Jeanette
 
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photomc

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Thanks to everyone for your reply..

Donald, as always your advice is solid and sound.

This is what I have been doing recently, just seems like more negatives are not simple to print. Many seem to require extra effort to get get the feeling I'm after. I tend to think the negatives aren't where I want them, OR my expectations are not what they should be.

Thanks again to everyone for you thoughts.
 

Francesco

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If printing a certain negative makes you sweat beads then for me that means that it should be binned - i.e. the info is not there or is too hidden to be coaxed out.
 

BWGirl

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Francesco said:
If printing a certain negative makes you sweat beads then for me that means that it should be binned - i.e. the info is not there or is too hidden to be coaxed out.

Awwww come on! If it were easy, it'd be digital! :tongue: haha!
Jeanette
 

mobtown_4x5

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I've been kinda wondering about this too, most of my negatives used to require hours of darkroom struggles and sheets and sheets of paper to print decent... but my most recent negs (and the one that I submitted to the exchange) printed beautifully with no dodges/burns. I tried a few things, but the "straight" print was the best - sweet and easy!
So, does this mean my technique is improving, or just a coincidence? Should I discard the negs that won't print like this, as inferior exposures?

Matt
 

Les McLean

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I tend to be a quick printer, making prints from what I think are the most interesting negatives almost immediately they are processed and dry. I also decide very quickly how I want the print to look and set about using the necessary methods of manipulation needed to produce what I want. I'm of the view that if the information is on the negative I will put it on to the paper and if it is difficult there is a way to do it.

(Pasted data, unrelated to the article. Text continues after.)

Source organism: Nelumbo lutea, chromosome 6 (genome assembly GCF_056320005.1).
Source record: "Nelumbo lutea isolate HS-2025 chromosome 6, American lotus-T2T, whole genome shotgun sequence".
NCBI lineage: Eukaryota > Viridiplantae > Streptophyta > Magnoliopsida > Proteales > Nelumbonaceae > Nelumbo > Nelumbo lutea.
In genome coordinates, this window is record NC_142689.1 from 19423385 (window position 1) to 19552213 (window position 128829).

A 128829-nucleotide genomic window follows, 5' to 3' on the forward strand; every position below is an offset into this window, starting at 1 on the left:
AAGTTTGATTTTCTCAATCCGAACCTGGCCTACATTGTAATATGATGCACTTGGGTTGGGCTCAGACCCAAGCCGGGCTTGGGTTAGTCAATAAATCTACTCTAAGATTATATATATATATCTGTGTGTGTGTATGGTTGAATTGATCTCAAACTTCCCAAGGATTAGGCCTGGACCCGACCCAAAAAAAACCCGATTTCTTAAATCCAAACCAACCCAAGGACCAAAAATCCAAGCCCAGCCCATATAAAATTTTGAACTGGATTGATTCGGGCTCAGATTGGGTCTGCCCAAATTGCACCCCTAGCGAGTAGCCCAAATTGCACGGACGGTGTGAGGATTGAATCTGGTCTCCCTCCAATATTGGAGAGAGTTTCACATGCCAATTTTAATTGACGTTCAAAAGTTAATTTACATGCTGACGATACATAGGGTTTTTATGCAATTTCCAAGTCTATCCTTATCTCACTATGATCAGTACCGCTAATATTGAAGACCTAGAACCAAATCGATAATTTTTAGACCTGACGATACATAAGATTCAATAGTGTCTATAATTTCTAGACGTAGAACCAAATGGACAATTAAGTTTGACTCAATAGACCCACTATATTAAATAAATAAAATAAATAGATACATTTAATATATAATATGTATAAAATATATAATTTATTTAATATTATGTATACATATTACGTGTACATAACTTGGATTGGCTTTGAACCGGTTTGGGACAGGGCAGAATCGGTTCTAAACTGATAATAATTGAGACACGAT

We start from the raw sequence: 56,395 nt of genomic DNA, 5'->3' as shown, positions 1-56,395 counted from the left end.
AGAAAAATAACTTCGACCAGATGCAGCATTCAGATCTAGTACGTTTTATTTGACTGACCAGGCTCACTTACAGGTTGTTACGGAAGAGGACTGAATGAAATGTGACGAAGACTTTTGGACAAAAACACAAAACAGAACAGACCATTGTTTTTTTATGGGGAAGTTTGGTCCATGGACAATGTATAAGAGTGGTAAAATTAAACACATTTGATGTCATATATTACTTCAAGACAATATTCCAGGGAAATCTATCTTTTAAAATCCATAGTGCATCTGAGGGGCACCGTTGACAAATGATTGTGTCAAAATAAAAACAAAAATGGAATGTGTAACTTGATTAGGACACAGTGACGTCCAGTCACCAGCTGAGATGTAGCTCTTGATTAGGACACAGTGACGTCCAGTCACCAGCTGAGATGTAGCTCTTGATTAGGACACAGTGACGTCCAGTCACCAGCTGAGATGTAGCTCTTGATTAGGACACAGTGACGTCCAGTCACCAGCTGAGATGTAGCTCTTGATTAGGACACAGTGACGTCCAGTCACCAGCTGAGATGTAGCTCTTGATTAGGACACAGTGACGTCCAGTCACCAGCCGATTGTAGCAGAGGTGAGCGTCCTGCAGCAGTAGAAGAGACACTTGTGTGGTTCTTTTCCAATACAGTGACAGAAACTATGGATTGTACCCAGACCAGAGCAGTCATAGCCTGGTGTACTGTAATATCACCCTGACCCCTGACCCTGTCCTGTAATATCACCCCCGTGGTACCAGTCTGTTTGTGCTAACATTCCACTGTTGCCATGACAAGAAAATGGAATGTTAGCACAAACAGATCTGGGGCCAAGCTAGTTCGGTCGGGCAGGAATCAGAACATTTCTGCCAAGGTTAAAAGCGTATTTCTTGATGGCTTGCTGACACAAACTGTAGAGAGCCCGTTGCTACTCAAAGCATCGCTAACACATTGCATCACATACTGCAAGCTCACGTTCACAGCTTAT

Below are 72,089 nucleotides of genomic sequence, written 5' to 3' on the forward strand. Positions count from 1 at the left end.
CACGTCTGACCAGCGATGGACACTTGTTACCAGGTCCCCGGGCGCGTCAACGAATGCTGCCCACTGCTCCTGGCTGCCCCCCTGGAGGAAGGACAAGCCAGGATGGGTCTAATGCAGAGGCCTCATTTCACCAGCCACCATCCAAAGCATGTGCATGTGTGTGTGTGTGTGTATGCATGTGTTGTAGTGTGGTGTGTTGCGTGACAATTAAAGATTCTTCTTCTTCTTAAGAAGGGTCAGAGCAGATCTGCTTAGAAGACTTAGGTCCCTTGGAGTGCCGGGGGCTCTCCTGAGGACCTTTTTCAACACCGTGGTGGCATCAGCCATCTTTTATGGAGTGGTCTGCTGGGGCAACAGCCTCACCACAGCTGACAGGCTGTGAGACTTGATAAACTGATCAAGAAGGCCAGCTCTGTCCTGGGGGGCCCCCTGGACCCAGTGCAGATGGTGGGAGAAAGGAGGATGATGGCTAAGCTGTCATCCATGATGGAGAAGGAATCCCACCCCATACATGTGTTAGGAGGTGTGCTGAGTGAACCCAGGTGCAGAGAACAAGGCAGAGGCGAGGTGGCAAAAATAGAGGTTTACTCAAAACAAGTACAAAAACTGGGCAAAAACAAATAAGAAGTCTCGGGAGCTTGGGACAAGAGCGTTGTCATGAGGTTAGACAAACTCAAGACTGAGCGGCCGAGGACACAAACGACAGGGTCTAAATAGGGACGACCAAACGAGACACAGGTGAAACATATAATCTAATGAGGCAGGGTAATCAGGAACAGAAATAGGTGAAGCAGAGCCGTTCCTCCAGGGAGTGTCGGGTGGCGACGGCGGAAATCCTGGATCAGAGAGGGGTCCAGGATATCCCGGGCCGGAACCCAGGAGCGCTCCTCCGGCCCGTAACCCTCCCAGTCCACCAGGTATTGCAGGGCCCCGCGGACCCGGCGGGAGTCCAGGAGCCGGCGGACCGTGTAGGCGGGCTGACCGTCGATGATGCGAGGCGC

I produce a high contrast negative when I can to enable me to best use my method of split grade printing and using post flashing techniques for any really difficult highlights. If the negative is low in contrast I use grades 4 and 5 to produce the contrast to give me the seperation needed to give the print some luminosity. I don't like to be beaten by any negative and I guess that this competitive streak in my drives me on to make the print and to that end I set myself targets. No matter what the problems are I aim to make the finished print in 20 to 30 minutes, even if I'm printing that negative for the first time.
 

Loose Gravel

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I recently sorted through 20 years of negs to print a portfolio. Some negatives that I had bypassed or given up on made it to the final 12. Vision changes and so do materials and skills. What is the longest I have worked on a negative to get it right? Probably a couple of days, but don't force it. Average is 2-3 hours, but it had better be worth it. If it doesn't excite you, you'll never get it. Put it down and print something that excites you. It that doesn't exist, try rephotographing a place that excited you, but the negatives just weren't that good.
 

Francesco

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mobtown_4x5 said:
I've been kinda wondering about this too, most of my negatives used to require hours of darkroom struggles and sheets and sheets of paper to print decent... but my most recent negs (and the one that I submitted to the exchange) printed beautifully with no dodges/burns. I tried a few things, but the "straight" print was the best - sweet and easy!
So, does this mean my technique is improving, or just a coincidence? Should I discard the negs that won't print like this, as inferior exposures?

Matt


Matt, congratulations. In my opinion what has happened is that, intentionally or otherwise, you are now making negatives that match the density range of the paper/papers you are using. It should be easy!